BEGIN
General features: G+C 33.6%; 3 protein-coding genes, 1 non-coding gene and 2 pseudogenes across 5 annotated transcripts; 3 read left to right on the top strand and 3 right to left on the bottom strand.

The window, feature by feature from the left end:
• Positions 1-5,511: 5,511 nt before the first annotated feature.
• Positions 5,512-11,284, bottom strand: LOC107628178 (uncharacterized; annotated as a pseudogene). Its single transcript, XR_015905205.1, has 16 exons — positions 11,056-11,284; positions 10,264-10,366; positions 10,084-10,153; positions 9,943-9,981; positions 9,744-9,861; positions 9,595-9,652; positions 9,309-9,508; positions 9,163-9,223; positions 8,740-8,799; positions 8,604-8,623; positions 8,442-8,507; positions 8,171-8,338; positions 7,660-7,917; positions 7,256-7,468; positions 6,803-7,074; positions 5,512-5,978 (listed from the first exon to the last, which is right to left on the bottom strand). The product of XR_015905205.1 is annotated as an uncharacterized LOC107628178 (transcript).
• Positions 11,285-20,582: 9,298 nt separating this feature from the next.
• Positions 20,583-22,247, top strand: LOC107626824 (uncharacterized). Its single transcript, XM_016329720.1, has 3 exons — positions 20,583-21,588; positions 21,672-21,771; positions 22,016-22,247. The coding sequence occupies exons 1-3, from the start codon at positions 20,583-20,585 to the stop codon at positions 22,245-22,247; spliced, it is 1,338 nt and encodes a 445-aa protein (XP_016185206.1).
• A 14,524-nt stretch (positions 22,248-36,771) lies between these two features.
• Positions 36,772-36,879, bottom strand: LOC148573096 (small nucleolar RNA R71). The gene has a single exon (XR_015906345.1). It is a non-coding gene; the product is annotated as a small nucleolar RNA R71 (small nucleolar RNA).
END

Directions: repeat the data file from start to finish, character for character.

General features: G+C 33.6%; 3 protein-coding genes, 1 non-coding gene and 2 pseudogenes across 5 annotated transcripts; 3 read left to right on the top strand and 3 right to left on the bottom strand.

The window, feature by feature from the left end:
• Positions 1-5,511: 5,511 nt before the first annotated feature.
• Positions 5,512-11,284, bottom strand: LOC107628178 (uncharacterized; annotated as a pseudogene). Its single transcript, XR_015905205.1, has 16 exons — positions 11,056-11,284; positions 10,264-10,366; positions 10,084-10,153; positions 9,943-9,981; positions 9,744-9,861; positions 9,595-9,652; positions 9,309-9,508; positions 9,163-9,223; positions 8,740-8,799; positions 8,604-8,623; positions 8,442-8,507; positions 8,171-8,338; positions 7,660-7,917; positions 7,256-7,468; positions 6,803-7,074; positions 5,512-5,978 (listed from the first exon to the last, which is right to left on the bottom strand). The product of XR_015905205.1 is annotated as an uncharacterized LOC107628178 (transcript).
• Positions 11,285-20,582: 9,298 nt separating this feature from the next.
• Positions 20,583-22,247, top strand: LOC107626824 (uncharacterized). Its single transcript, XM_016329720.1, has 3 exons — positions 20,583-21,588; positions 21,672-21,771; positions 22,016-22,247. The coding sequence occupies exons 1-3, from the start codon at positions 20,583-20,585 to the stop codon at positions 22,245-22,247; spliced, it is 1,338 nt and encodes a 445-aa protein (XP_016185206.1).
• A 14,524-nt stretch (positions 22,248-36,771) lies between these two features.
• Positions 36,772-36,879, bottom strand: LOC148573096 (small nucleolar RNA R71). The gene has a single exon (XR_015906345.1). It is a non-coding gene; the product is annotated as a small nucleolar RNA R71 (small nucleolar RNA).